This seminar will explore a variety of contexts within which North American poetry presents itself, and in which it can be analyzed. Roughly, these contexts can be identified as formal, performative/affective, and socio-political. One of the objectives of the seminar will be to observe how these contexts interact and how they produce (which) meanings. In looking at formal contexts, we will focus on the aural qualities of poems (sound, rhythm, meter, etc.), on their imagery (metaphor, metonymy, etc.), and on their visuality (from lines, breaks, dashes in written poetry to explicitly visual poetry). Within socio-political contexts, we will look at the cultural capital of poetry and its role in nation-building (e.g., through inaugural poets and poet laureates). Let us find out how the affective and performative qualities of poetry link these two contexts!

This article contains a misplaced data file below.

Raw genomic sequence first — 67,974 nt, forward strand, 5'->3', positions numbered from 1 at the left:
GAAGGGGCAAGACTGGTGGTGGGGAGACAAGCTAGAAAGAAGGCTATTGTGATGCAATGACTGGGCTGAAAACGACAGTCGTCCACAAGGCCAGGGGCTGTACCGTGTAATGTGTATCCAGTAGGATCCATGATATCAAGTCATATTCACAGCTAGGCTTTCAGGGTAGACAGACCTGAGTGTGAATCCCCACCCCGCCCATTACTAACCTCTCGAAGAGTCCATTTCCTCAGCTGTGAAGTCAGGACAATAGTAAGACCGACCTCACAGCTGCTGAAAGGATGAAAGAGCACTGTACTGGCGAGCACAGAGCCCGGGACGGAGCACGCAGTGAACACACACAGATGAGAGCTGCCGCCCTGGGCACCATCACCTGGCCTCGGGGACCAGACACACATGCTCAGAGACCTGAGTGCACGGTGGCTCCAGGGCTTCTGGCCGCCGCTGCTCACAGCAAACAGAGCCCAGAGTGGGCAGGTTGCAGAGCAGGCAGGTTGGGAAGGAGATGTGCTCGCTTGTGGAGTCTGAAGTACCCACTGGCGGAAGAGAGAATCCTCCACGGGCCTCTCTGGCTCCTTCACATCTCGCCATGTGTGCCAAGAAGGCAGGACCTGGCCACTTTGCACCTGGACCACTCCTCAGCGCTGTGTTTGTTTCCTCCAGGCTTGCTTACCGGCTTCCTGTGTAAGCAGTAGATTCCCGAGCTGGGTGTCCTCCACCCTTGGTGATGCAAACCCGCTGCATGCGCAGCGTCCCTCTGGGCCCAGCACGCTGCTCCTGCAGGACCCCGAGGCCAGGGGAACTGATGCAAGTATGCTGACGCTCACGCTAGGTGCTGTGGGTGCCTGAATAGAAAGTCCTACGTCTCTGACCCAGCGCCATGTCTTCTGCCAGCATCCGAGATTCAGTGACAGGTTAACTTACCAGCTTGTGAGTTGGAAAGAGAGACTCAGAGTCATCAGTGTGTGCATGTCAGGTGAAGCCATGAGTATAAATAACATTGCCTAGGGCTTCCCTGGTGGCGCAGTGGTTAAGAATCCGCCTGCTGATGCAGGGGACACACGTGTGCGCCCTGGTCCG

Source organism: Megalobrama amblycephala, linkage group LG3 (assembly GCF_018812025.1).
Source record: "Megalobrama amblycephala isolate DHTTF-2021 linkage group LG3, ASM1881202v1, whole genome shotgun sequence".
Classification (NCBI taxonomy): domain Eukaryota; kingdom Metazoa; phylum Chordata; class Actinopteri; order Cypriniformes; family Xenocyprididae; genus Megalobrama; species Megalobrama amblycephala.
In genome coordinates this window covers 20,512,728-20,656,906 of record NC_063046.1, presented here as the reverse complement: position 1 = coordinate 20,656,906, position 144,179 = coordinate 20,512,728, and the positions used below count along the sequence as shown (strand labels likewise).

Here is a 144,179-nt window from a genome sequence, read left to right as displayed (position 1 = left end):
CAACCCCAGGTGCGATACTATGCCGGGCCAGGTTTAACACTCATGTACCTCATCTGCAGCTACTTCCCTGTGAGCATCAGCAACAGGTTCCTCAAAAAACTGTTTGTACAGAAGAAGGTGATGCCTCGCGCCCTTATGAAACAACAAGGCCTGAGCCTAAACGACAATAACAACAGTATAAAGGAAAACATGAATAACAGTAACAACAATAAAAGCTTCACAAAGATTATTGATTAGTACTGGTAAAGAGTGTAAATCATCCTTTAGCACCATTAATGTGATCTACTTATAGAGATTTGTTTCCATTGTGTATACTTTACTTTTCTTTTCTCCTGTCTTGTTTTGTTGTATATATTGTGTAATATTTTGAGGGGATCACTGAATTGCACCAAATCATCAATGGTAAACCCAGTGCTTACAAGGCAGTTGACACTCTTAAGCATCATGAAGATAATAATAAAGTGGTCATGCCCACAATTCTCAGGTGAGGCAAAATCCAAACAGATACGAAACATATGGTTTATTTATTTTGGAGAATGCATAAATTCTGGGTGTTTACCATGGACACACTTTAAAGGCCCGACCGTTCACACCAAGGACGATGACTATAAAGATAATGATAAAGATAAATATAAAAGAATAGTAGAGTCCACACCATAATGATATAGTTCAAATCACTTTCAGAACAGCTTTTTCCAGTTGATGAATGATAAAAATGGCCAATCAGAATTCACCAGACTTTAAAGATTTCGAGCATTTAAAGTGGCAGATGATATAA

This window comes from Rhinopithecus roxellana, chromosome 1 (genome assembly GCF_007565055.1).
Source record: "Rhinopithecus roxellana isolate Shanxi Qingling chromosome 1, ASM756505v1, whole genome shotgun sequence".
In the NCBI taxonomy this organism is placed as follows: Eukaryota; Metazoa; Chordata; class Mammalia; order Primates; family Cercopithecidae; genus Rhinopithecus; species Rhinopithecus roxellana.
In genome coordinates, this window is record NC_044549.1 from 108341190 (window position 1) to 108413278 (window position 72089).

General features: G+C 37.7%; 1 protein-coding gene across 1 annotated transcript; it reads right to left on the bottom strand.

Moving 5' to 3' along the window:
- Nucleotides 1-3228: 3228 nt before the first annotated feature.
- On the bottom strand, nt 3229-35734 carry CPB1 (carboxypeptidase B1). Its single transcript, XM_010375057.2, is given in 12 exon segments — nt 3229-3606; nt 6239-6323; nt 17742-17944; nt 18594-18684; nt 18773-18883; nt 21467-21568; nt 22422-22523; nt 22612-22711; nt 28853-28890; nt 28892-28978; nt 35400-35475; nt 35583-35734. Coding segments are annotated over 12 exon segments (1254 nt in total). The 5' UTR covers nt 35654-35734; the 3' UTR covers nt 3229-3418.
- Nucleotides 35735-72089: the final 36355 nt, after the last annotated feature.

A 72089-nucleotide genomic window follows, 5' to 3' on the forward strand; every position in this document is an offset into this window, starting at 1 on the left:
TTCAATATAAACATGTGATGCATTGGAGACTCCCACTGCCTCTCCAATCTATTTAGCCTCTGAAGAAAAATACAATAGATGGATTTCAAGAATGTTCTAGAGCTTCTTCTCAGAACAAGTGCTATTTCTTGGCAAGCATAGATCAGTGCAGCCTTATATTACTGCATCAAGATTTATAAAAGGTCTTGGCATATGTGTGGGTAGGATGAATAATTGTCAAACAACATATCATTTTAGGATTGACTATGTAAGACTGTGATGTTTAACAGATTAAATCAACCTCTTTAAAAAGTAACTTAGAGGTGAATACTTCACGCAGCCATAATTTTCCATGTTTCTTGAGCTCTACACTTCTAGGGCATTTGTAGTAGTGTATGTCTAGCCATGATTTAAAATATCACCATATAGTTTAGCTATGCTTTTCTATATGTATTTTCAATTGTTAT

Given the approach outlined above, we will study a wide variety of North American poets from the seventeenth to the twenty-first centuries, whose work encompasses varying degrees of complexity. The course will have analytical and practical elements. Students are expected to engage with formal and cultural analysis and research, and to be open to creative work. There will be both group-work and individual assignments. The course will be taught in a hybrid format, with (hopefully) in-class sessions, digital sessions on Zoom, and asynchronous elements.